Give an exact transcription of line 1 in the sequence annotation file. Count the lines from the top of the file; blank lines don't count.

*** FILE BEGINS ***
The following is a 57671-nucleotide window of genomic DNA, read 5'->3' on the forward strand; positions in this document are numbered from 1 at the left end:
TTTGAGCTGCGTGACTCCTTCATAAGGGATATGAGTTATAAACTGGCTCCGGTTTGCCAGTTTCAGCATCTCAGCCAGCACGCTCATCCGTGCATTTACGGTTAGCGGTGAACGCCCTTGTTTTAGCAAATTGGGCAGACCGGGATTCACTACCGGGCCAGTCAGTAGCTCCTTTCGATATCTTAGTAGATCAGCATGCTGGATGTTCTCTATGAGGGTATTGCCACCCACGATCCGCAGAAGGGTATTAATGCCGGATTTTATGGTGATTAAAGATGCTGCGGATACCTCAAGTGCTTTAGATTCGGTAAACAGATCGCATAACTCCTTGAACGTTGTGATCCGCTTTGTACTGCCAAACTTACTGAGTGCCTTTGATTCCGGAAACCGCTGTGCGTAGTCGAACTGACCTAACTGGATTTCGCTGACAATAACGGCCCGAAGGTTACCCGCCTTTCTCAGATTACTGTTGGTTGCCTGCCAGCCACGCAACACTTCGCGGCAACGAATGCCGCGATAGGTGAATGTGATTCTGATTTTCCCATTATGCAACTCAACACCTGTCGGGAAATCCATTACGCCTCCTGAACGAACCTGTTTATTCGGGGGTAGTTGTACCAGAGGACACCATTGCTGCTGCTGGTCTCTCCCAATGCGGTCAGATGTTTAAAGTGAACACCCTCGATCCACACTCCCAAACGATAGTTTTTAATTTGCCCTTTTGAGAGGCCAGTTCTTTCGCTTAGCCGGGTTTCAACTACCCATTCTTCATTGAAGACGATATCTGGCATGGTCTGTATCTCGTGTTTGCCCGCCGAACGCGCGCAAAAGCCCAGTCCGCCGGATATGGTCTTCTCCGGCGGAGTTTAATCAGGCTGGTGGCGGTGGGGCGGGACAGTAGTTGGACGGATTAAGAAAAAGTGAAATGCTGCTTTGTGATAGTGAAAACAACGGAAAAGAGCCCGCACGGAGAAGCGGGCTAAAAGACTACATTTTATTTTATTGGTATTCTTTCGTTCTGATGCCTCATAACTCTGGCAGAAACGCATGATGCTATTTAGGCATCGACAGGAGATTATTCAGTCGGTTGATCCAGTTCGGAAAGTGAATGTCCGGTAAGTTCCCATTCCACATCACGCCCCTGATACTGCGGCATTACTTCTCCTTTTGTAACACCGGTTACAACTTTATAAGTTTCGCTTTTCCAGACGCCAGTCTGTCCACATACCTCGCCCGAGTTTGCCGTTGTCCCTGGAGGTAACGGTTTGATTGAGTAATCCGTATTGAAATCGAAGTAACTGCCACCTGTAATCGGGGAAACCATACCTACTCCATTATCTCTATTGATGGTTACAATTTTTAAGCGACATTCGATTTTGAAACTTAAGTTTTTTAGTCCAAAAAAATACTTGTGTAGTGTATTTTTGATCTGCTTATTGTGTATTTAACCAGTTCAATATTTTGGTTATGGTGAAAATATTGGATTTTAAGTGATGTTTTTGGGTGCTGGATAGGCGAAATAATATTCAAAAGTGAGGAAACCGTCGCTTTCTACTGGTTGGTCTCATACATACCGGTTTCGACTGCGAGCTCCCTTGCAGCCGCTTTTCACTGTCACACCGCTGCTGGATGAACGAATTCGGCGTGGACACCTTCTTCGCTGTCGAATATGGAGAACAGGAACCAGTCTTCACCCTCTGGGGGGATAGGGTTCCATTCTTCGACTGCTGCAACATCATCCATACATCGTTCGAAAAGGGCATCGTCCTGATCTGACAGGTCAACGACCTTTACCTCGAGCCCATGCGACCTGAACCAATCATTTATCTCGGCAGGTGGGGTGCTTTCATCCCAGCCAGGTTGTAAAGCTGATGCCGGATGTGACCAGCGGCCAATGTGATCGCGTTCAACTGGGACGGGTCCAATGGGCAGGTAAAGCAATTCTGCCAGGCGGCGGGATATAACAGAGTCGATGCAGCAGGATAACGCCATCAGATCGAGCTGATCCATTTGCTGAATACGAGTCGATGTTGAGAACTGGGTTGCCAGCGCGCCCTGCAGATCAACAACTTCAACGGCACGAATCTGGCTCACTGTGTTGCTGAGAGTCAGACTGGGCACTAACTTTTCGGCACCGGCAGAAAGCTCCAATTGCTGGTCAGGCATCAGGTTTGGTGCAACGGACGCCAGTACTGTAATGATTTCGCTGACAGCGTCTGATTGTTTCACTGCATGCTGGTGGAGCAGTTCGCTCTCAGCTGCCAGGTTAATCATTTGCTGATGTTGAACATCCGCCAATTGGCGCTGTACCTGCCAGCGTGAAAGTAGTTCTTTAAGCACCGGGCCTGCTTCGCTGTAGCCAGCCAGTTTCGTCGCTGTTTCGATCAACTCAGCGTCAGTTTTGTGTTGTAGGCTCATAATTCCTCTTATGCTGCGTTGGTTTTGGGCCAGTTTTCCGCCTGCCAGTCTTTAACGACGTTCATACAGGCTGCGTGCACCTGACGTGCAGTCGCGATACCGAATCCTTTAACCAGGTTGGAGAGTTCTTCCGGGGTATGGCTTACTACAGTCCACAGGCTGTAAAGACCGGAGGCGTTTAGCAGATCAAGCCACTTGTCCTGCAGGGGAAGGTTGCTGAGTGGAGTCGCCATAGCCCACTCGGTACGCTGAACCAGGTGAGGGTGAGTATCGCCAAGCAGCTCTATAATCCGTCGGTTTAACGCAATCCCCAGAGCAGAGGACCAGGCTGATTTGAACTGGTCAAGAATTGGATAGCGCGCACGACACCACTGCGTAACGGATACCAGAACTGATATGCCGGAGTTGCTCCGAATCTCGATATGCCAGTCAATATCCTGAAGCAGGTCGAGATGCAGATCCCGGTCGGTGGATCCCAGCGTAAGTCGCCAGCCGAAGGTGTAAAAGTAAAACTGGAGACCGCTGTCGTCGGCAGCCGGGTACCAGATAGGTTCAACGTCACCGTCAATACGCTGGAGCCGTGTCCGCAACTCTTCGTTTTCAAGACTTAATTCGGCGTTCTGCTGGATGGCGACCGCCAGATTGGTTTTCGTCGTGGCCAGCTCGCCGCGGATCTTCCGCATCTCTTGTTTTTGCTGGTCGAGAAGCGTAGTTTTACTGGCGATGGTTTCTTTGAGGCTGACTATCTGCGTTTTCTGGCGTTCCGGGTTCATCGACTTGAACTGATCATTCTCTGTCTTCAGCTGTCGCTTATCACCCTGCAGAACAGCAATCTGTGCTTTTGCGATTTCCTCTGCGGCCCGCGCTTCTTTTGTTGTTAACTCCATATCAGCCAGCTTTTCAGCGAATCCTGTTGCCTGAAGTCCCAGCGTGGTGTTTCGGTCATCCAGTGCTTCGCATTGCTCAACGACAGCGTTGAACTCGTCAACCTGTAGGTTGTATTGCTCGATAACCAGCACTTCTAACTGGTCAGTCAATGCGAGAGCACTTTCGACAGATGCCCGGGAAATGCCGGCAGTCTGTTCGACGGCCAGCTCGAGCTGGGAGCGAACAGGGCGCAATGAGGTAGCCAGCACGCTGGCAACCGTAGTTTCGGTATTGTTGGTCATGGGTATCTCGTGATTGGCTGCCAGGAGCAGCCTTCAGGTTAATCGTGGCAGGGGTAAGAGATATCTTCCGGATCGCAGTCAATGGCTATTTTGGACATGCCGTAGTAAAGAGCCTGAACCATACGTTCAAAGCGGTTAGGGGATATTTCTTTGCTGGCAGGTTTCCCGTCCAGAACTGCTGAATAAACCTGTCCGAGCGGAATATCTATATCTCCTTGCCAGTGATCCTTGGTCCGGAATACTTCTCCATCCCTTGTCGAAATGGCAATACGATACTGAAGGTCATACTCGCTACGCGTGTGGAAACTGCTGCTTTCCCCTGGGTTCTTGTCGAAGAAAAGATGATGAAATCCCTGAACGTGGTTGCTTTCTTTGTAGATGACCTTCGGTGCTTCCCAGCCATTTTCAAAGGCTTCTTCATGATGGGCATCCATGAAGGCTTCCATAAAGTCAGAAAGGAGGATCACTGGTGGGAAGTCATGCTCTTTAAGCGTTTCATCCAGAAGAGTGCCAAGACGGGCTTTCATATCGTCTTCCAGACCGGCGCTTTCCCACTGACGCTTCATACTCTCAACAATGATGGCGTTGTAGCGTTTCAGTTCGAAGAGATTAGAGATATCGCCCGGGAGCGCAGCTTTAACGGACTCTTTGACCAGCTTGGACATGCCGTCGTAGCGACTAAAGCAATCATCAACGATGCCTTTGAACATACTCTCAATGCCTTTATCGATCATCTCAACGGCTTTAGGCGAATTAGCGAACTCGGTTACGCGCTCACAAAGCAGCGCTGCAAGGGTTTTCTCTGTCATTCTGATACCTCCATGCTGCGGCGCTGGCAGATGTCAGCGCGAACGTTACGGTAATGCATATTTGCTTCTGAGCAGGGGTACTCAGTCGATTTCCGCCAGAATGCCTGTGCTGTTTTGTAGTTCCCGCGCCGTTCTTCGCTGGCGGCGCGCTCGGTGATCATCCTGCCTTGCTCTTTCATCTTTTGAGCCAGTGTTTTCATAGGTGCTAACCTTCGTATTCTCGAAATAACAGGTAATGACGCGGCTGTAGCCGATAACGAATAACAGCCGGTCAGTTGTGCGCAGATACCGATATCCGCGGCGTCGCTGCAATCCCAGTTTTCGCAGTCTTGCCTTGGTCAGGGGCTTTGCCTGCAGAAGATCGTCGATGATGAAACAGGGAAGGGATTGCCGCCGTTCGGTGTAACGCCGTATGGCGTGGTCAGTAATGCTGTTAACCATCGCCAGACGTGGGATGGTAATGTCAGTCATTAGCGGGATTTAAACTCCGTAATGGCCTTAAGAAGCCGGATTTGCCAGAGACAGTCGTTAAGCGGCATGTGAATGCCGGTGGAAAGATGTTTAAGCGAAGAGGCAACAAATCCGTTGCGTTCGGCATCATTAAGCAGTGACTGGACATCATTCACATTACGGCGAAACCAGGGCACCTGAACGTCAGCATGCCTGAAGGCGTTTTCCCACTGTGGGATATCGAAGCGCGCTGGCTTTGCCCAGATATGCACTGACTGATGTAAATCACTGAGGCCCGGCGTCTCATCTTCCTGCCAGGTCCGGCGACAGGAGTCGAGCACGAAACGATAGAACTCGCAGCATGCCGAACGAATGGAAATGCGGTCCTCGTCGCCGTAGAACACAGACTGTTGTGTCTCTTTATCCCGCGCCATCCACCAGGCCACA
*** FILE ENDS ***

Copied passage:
The following is a 57671-nucleotide window of genomic DNA, read 5'->3' on the forward strand; positions in this document are numbered from 1 at the left end: